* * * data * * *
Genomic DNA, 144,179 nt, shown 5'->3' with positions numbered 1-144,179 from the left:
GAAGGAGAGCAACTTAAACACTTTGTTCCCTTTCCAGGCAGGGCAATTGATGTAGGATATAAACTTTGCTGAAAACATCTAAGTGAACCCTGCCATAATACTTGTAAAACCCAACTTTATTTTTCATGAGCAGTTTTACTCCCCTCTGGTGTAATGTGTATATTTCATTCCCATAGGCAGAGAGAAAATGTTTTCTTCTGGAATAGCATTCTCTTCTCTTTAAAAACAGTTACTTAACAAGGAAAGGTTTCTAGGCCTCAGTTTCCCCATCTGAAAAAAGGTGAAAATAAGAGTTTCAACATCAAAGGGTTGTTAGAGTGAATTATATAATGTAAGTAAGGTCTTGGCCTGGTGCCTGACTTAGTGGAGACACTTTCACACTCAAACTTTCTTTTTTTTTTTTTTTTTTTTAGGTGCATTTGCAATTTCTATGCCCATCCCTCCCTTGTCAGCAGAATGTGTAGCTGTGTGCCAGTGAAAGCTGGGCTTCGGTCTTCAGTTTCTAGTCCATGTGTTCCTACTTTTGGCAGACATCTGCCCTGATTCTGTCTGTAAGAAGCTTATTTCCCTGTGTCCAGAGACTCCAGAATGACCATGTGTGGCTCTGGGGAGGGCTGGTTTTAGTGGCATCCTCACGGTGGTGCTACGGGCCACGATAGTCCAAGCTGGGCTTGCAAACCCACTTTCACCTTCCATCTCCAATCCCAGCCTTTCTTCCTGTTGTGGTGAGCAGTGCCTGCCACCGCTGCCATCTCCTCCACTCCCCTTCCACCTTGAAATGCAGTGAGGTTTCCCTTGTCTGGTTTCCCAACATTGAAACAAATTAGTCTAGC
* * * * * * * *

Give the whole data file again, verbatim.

Genomic DNA, 144,179 nt, shown 5'->3' with positions numbered 1-144,179 from the left:
GAAGGAGAGCAACTTAAACACTTTGTTCCCTTTCCAGGCAGGGCAATTGATGTAGGATATAAACTTTGCTGAAAACATCTAAGTGAACCCTGCCATAATACTTGTAAAACCCAACTTTATTTTTCATGAGCAGTTTTACTCCCCTCTGGTGTAATGTGTATATTTCATTCCCATAGGCAGAGAGAAAATGTTTTCTTCTGGAATAGCATTCTCTTCTCTTTAAAAACAGTTACTTAACAAGGAAAGGTTTCTAGGCCTCAGTTTCCCCATCTGAAAAAAGGTGAAAATAAGAGTTTCAACATCAAAGGGTTGTTAGAGTGAATTATATAATGTAAGTAAGGTCTTGGCCTGGTGCCTGACTTAGTGGAGACACTTTCACACTCAAACTTTCTTTTTTTTTTTTTTTTTTTTAGGTGCATTTGCAATTTCTATGCCCATCCCTCCCTTGTCAGCAGAATGTGTAGCTGTGTGCCAGTGAAAGCTGGGCTTCGGTCTTCAGTTTCTAGTCCATGTGTTCCTACTTTTGGCAGACATCTGCCCTGATTCTGTCTGTAAGAAGCTTATTTCCCTGTGTCCAGAGACTCCAGAATGACCATGTGTGGCTCTGGGGAGGGCTGGTTTTAGTGGCATCCTCACGGTGGTGCTACGGGCCACGATAGTCCAAGCTGGGCTTGCAAACCCACTTTCACCTTCCATCTCCAATCCCAGCCTTTCTTCCTGTTGTGGTGAGCAGTGCCTGCCACCGCTGCCATCTCCTCCACTCCCCTTCCACCTTGAAATGCAGTGAGGTTTCCCTTGTCTGGTTTCCCAACATTGAAACAAATTAGTCTAGC